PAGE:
Sunday, October 23, 2016

A. B. Smith Belted Ball Rifle

This original Abias Butler Smith flintlock long rifle has a most unusual feature: it is designed for a belted ball.

Belted balls are believed to have been first experimented with around 1725 in Spain but were not widely used until they were used in the Brunswick rifles designed by George Lovell in 1836. 
Belted rifling was never widely used in the U.S., and the system in general was made obsolete in the 1850s by the introduction of the Minie ball which was more accurate and easier to load. This rifling would have been an extreme rarity in the U.S. and ammunition would have been hard nearly impossible to come by without a mold specifically made for this rifle.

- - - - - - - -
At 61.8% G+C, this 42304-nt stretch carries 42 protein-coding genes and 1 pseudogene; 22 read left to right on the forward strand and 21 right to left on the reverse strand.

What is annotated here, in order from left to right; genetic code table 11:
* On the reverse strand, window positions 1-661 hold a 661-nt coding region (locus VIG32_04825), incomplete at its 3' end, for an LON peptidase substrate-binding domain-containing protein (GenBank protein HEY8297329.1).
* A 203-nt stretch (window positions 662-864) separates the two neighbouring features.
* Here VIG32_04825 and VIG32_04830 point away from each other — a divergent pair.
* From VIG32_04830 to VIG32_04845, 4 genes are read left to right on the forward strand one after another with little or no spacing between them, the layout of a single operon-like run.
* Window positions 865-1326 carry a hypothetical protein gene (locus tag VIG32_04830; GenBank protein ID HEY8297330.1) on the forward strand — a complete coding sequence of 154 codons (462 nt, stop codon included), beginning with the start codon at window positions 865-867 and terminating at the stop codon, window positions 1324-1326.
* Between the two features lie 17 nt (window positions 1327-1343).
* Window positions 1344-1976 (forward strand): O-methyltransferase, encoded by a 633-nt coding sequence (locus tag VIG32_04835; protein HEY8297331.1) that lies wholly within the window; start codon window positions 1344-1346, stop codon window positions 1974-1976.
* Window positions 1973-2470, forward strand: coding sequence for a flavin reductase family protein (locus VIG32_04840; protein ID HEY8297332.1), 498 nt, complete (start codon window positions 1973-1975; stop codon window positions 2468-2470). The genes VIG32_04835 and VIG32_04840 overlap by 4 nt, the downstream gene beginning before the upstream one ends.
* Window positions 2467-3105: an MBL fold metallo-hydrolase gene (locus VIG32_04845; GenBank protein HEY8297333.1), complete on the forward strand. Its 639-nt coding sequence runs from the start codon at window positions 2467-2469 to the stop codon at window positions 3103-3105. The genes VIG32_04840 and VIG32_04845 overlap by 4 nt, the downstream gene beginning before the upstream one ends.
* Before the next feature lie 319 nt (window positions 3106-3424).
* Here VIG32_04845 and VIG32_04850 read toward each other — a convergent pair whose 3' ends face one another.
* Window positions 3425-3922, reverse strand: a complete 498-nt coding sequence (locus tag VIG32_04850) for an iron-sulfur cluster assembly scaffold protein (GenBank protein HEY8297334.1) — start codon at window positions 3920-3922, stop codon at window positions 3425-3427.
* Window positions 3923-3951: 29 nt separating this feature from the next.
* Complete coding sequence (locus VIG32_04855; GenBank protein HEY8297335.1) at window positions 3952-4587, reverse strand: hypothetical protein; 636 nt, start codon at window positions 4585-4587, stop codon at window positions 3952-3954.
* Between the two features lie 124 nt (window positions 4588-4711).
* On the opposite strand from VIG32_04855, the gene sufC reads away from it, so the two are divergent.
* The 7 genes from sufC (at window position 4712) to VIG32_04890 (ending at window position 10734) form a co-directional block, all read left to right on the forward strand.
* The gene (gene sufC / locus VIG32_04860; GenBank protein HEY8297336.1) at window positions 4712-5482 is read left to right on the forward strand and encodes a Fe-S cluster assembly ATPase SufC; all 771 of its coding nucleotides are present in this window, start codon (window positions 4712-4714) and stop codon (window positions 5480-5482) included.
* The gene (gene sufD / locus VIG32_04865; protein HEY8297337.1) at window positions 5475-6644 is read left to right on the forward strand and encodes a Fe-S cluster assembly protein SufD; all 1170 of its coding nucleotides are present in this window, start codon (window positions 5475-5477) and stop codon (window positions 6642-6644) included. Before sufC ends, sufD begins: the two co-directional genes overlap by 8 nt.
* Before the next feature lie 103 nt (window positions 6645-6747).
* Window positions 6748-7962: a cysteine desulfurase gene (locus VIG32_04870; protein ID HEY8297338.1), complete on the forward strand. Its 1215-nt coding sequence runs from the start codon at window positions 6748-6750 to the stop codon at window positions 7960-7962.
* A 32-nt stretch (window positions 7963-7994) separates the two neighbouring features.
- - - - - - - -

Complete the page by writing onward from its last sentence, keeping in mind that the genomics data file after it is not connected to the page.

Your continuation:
The barrel is signed "A. B. Smith" in script. Abias Butler Smith (b. 1818- d. 1900) Tax records list him as a gunsmith in Clinton, Allegheny County (1838-66).

The lock plate is marked "M. MASLIN/ PARTRIDGE WARRANTED" and is engraved with scrollwork and a bird scene. Michael M. Maslin was a lockmaker located in Baltimore (circa 1822-1833) and in Philadelphia (1833-1847). The use of a Maslin flintlock and belted rifling suggest the rifle was manufactured in the late 1830s or perhaps very early 1840s. 

The rifle is pictured on page 157 of "The Kentucky Rifle" by John G. W. Dillin and on page 60 of "The Longrifles of Western Pennsylvania: Allegheny and Westmoreland Counties" by Richard F. Rosenberger & Charles Kaufmann  In the latter, the authors note "this is the only American longrifle of its type known" and was produced after the percussion system was widely available, but the fact that it is pictured in the earlier book indicates that it was almost certainly produced as a flintlock and not later enhanced. 


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